Over half of people fear dementia diagnosis, 62 per cent think it means 'life is over'
Over half (56%) of people are putting off seeking a dementia diagnosis for up to a year or more, a study carried out by Alzheimer’s Society has found.
Over half (56%) of people are putting off seeking a dementia diagnosis for up to a year or more, a study carried out by Alzheimer’s Society has found. Dementia is the most feared health condition in the UK, perhaps explaining also why almost two-thirds of people surveyed (62%) felt a diagnosis would mean their life was over.
The study launches Dementia Awareness Week 2016, 15-21 May, as Alzheimer’s Society calls on people to confront dementia head on, be aware that they can do something about it and come to the charity for help and support.
225,000 people will develop dementia this year – that’s one person every three minutes. The leading dementia charity is warning that a lack of diagnosis is denying many of these people the chance of getting the best possible treatment, information and/or support - evidence shows the earlier on you receive these, the better your chance of living well for longer. It also means that thousands of people are not being enabled to plan for the future while they still have capacity to make important decisions.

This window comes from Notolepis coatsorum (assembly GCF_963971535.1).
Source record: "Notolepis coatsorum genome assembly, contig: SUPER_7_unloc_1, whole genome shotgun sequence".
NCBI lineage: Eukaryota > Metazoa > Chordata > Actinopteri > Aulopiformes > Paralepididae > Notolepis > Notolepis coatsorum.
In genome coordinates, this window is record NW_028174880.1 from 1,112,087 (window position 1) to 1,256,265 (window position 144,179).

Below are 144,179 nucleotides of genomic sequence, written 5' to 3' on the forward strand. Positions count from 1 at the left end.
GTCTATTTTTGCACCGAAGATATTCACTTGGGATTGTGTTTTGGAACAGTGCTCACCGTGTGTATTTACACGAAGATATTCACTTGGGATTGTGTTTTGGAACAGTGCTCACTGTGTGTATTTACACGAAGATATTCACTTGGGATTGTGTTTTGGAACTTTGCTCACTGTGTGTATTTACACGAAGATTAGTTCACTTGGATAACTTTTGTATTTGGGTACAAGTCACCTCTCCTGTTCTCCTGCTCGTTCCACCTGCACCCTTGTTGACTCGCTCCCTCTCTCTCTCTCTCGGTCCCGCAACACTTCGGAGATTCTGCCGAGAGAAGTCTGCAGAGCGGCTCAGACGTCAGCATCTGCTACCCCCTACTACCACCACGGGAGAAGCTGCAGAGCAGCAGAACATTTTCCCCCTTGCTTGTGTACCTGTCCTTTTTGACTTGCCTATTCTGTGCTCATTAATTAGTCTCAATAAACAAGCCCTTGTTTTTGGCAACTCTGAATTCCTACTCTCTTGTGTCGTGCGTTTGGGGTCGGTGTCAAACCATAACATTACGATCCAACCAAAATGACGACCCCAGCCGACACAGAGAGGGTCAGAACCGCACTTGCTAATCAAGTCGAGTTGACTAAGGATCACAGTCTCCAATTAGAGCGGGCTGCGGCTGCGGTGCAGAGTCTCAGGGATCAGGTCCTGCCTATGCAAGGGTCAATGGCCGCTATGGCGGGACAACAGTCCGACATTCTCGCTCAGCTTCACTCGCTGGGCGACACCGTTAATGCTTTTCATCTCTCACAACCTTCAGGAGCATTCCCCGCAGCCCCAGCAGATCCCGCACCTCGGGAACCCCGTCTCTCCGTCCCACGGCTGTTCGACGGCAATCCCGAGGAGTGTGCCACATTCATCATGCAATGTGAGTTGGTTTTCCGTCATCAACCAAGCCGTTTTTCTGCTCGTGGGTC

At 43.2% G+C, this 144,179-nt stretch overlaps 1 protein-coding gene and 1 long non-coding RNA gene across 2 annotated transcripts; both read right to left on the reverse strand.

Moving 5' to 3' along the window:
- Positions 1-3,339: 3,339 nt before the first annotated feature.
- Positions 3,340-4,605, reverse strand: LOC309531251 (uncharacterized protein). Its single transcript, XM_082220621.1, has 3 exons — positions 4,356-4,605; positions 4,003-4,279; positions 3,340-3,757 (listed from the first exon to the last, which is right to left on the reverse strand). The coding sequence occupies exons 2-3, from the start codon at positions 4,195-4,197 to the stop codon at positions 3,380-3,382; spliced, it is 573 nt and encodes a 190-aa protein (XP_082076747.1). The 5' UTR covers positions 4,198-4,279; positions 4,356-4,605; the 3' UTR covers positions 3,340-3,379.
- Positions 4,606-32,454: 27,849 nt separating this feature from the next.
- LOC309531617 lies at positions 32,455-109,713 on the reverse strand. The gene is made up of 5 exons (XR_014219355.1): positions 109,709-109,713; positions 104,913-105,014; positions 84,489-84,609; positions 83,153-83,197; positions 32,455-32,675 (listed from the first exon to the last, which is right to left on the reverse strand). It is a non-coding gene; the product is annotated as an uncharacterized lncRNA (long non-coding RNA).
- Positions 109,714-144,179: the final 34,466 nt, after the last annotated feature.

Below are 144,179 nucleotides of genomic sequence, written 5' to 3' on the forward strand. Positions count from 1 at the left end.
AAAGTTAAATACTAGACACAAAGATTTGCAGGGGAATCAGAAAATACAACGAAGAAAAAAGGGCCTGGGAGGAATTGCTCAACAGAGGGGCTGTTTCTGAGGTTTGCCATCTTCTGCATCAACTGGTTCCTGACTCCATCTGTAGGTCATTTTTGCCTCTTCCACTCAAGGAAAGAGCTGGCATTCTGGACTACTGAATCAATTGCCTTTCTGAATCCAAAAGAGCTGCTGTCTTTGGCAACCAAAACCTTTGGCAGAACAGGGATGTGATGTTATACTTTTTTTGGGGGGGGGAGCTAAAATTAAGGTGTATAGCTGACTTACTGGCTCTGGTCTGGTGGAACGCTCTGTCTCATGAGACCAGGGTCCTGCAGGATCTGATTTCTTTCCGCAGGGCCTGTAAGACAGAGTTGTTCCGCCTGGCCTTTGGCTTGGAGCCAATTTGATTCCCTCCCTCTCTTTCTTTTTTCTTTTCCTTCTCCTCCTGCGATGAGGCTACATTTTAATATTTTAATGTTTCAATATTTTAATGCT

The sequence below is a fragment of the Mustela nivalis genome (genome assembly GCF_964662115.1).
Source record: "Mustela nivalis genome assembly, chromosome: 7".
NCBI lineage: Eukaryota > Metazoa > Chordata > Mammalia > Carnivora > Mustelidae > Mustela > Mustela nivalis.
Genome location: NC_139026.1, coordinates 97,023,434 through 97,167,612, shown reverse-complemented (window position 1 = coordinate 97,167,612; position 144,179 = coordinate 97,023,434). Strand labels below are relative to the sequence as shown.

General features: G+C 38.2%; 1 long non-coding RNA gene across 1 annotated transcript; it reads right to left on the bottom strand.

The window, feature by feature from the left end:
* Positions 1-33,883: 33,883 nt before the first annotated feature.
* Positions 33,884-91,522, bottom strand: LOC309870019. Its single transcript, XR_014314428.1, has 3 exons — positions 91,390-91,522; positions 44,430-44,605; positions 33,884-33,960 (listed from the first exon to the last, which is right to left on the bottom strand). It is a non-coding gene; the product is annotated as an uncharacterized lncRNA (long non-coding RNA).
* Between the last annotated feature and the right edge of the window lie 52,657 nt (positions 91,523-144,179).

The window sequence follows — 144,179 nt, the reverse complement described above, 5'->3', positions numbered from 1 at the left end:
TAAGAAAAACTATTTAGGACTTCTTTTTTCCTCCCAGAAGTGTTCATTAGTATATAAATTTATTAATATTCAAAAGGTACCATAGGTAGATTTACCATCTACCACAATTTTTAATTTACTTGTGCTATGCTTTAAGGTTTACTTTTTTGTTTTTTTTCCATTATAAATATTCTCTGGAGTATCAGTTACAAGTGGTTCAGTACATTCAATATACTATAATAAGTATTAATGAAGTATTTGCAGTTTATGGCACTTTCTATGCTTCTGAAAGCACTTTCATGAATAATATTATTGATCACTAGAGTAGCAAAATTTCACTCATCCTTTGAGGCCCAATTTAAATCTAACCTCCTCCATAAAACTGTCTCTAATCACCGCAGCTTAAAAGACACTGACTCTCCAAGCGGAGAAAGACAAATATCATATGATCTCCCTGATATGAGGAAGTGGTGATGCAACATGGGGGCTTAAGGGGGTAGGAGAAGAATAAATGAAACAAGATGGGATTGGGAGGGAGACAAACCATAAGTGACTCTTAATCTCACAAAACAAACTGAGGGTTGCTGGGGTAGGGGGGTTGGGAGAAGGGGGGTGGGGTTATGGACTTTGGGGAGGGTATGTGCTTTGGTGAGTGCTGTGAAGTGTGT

Common myths about dementia
The YouGov research also reveals that there are still many worrying myths that exist about dementia, which might put people off seeking a diagnosis – almost 1 in 4 (24%) thought that people who received a dementia diagnosis would instantly have to stop going out for a walk on their own and almost half (45%) thought they would have to immediately stop driving a car. 58% thought they would personally struggle to join in conversations post-diagnosis and 49% worried people would think they were ‘mad’.
Other common myths revealed in the research include that over half (58%) of people think a dementia diagnosis means no longer enjoying the things they used to, 22% of people fear they would lose their partner or friends, and over 1 in 3 (37%) say they would put off seeking medical attention from a GP about memory problems because they think dementia is just 'a part of the ageing process'. 68% think they would no longer be the same person if they were to be diagnosed with dementia.
The charity also found that almost two thirds (64%) didn’t think that they could seek help and support from a charity when they, or a person close to them, develops dementia.
This Dementia Awareness Week, Alzheimer’s Society is tackling the many myths and misunderstandings about dementia, to show people that life doesn’t end when dementia begins, support is out there and it is possible to live life well beyond a dementia diagnosis.
Jeremy Hughes, Chief Executive of Alzheimer’s Society, said:
'Too many people are in the dark about dementia – many feel that a dementia diagnosis means someone is immediately incapable of living a normal life, while myths and misunderstandings continue to contribute to the stigma and isolation that many people will feel. This Dementia Awareness Week, we want to reassure people that life doesn’t end when dementia begins.